Last year, An Post scored some PR points by delivering a package to an island off the Mayo coast by drone. It was cool, but it did feel like a bit of a PR stunt. Like, we haven’t seen An Post deliver anything else by drone since have we? Drone delivery as a gimmick is about to make a dramatic departure from Ireland. Later this year, Flipdish and Manna.aero are teaming up to deliver your dinner to you by drone in Dublin.
No seriously. By the end of the year, you’ll be able to order a takeaway and have it delivered by air. You can’t spell doner without drone.
How Drone Delivery Will Work In Dublin
The idea is actually quite simple. You visit the website or app of your favourite local takeaway. You order online as you would normally, but when selecting delivery options, the choice of ‘drone delivery’ will appear. A drone that’s been parked up at the restaurant is loaded up with your order and starts it’s automated journey.
The service promised three-minute delivery time, made possible because drones don’t get caught in traffic. Instead, your dinner will whizz across Dublin City at 80kmph between a height between 100ft and 300 ft. Flying as the crow flies, your food will arrive piping hot, within three minutes of being loaded onto the Manna.aero drone.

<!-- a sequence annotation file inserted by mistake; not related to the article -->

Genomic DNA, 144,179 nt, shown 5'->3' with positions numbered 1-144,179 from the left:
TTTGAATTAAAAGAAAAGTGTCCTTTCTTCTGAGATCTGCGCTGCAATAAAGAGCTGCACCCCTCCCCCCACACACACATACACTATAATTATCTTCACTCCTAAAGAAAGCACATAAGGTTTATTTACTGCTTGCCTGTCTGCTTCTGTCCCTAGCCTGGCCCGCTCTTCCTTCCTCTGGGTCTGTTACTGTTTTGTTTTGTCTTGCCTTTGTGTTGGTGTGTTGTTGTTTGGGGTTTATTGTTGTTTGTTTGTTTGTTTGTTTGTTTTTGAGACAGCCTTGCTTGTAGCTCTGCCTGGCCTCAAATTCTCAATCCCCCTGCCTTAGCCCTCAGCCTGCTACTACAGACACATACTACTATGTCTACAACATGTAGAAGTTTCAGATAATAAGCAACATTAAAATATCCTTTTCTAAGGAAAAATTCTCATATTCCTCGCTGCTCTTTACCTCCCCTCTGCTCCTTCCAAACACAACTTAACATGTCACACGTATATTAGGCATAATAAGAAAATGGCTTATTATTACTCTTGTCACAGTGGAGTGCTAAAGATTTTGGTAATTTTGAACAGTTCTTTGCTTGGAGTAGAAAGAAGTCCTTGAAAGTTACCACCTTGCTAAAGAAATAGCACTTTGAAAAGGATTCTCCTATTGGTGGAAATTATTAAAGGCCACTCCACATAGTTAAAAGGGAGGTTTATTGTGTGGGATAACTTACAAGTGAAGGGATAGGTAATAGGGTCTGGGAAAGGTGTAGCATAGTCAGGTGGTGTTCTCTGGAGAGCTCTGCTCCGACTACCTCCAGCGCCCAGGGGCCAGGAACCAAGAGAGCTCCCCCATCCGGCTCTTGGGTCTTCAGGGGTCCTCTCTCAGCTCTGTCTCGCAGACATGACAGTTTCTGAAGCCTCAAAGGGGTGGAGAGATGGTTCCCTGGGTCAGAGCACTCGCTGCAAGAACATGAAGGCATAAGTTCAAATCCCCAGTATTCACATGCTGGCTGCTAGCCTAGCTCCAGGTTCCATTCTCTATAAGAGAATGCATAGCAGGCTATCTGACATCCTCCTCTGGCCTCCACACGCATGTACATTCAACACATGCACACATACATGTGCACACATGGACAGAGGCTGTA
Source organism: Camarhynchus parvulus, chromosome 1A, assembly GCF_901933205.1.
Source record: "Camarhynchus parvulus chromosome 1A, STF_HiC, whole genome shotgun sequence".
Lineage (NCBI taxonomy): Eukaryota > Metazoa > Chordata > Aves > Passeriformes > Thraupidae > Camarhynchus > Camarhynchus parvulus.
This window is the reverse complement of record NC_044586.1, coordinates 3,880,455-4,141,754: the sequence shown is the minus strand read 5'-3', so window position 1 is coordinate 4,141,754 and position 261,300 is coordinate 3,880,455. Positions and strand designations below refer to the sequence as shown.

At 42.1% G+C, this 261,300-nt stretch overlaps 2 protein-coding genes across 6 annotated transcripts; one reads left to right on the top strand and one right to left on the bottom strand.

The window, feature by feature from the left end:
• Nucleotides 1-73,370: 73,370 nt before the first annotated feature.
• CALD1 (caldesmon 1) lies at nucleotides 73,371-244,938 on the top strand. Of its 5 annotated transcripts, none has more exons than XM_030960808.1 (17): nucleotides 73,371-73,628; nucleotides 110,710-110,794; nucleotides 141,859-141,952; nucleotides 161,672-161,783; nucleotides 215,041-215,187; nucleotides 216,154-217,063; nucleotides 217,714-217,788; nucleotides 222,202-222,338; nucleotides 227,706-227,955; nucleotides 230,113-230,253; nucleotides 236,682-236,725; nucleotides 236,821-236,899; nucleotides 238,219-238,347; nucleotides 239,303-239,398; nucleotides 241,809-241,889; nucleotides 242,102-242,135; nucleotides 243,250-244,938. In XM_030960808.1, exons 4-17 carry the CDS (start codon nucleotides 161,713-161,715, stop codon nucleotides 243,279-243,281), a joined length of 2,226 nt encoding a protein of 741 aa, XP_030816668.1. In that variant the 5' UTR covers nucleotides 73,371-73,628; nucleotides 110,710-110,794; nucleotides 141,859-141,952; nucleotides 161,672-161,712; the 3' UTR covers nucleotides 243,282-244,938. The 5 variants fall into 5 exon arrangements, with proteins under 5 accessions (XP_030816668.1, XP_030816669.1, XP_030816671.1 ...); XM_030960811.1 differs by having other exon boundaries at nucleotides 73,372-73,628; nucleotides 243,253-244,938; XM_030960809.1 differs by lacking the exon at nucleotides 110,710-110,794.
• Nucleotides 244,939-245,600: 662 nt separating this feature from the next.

When the food arrives, the drone will begin to hover over an open space at 100ft and notify you that your order is waiting outside. Once you accept, the drone will begin to descend, using lidar technology, similar to that used by Tesla, to measure how far from the ground the drone is. At about twenty-feet, the drone will lower your delivery using a biodegradable string before flying back to base to take on the next job.
Strict Legislation Is Helping Make This Happen
My first reaction here was along the likes of what your’s likely is. “Sure. Yeah, right. I’ll believe this when pigs fly”. Well, pulled pork is closer to flying that you might think and after speaking with Bobby Healy, CEO at drone company Manna.aero, I’ve been completely won over by just how real this is getting.
You can’t buy a DJI drone off the shelf and attach a bag of chips